Harwich: Ferry firm Stena Line warns sulphur directive will push up freight costs

The Stena Britannica and Stena Hollandica

The Stena Britannica and Stena Hollandica

A ferry company operating out of Harwich has slammed a new directive on sulphur emissions, describing it as one of the largest negative political decisions taken since duty-free shopping was discontinued.

The Stena Hollandica at Harwich International Port

The Stena Hollandica at Harwich International Port

Stena Line warned that the new sulphur directive for shipping traffic within the North European Sulphur Emission Control Area (SECA) area, which comes into force on January 1, 2015, will have “a significant economic impact” on its business, pushing up its fuel costs by around £41million a year and forcing it to increase prices for its freight customers.

The company implemented a two-year performance programme in 2013, in large part to deal with the negative impact of the new sulphur directive, which has been in the planning stage for a number of years.

One of the key objectives of the Change Programme was to improve Stena Line’s performance by £100m to help put the company on a more secure financial footing after the directive comes into force.

Stena said that as a result of the rolling programme, it had cut its vessels from two to one on the Trelleborg-Sassnitz route.


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Chief executive Carl-Johan Hagman said: “From an economic perspective, this is one of the largest negative political decisions taken since tax-free shopping was discontinued. As a company we are very supportive of environmental improvement regulations as long as the changes are the same for everyone and are implemented at a rate which we and our customers can handle but unfortunately this is not the case with the new sulphur rules.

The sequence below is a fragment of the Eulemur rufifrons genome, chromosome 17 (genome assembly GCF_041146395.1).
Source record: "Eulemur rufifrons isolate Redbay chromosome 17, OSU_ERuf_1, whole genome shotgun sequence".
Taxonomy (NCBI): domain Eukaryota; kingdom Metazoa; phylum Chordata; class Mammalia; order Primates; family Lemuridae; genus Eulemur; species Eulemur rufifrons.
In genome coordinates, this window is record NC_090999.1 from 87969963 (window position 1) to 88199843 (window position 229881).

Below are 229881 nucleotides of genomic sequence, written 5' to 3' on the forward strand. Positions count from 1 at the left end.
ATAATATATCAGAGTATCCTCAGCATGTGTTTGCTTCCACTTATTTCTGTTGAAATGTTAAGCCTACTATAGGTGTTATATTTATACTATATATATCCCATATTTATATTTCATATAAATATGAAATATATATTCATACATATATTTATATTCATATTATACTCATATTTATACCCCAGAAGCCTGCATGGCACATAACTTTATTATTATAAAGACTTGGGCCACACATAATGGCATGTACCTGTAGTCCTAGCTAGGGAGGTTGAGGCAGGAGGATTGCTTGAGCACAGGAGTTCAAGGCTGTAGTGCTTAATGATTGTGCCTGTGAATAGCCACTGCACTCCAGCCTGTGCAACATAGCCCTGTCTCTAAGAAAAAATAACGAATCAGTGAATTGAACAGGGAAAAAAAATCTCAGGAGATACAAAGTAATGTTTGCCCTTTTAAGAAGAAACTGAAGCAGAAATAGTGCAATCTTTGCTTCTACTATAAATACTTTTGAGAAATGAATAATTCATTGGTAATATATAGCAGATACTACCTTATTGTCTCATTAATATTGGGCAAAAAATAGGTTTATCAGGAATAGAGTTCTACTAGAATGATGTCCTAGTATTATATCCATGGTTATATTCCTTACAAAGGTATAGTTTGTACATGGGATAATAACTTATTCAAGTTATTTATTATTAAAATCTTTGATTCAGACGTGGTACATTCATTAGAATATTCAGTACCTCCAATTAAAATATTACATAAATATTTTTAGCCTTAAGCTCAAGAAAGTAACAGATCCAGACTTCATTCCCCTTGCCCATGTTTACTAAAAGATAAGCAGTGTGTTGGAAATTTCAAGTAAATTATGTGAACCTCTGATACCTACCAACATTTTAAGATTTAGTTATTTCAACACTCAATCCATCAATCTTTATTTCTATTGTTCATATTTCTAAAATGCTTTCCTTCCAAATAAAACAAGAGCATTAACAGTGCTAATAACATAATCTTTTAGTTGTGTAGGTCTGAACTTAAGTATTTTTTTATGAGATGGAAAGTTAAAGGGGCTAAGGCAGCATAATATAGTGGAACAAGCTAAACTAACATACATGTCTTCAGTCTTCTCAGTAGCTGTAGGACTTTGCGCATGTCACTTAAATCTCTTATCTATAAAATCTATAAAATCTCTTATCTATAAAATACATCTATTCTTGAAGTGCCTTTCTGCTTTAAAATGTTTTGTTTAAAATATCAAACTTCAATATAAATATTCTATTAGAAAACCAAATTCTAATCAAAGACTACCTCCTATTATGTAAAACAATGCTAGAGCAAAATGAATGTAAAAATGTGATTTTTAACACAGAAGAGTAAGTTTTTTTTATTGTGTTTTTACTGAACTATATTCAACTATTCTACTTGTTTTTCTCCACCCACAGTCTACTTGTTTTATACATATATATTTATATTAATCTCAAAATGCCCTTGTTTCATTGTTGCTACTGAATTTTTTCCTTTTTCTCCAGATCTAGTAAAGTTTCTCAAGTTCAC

“Ultimately, the resultant increase in fuel costs negatively impacts on North European export and import trade because a significant proportion of these trades are facilitated by sea transport.”

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The company said the changes mean a direct increase in fuel costs of more than £100,000 per day, or around £41m a year, as a result of having to use more expensive low sulphur fuel.

“If you look at the freight side of our business for example, we are going to have to increase prices by around 15%. As a business, we are committed to delivering the same quality and service and we will continue our efforts to offer environmentally effective transports. This means that unfortunately we are left with no alternative but to pass on the imposed increase in costs to our freight customers”, said Mr Hagman.

The company said that since 2005, it had worked “diligently” to reduce its environmental impact with a comprehensive Energy Saving Programme which has successfully reduced vessel energy consumption by around 2.5% every year since. In parallel with the change to low-sulphur oils, Stena Line has also been running a number of projects to look at alternative fuels and different techniques for emission purification.

“In early 2015 we will be starting a trial with methanol as a potential fuel on one of our ferries. At the same time we will be taking a closer look at deploying scrubber technologies and also looking at LNG as a possible fuel. Naturally, converting and rebuilding our ferries will both take time and require a significant investment on our part,” said Mr Hagman.

The new Sulphur Directive requires ships to use bunker fuels with sulphur content below 0.1%, or use abatement methods to comply with the sulphur cap. The European SECA includes the English Channel, North Sea and the Baltic Sea.

Stena Line is a Swedish family-owned business which operates about 40 vessels on 23 routes within Northern Europe.

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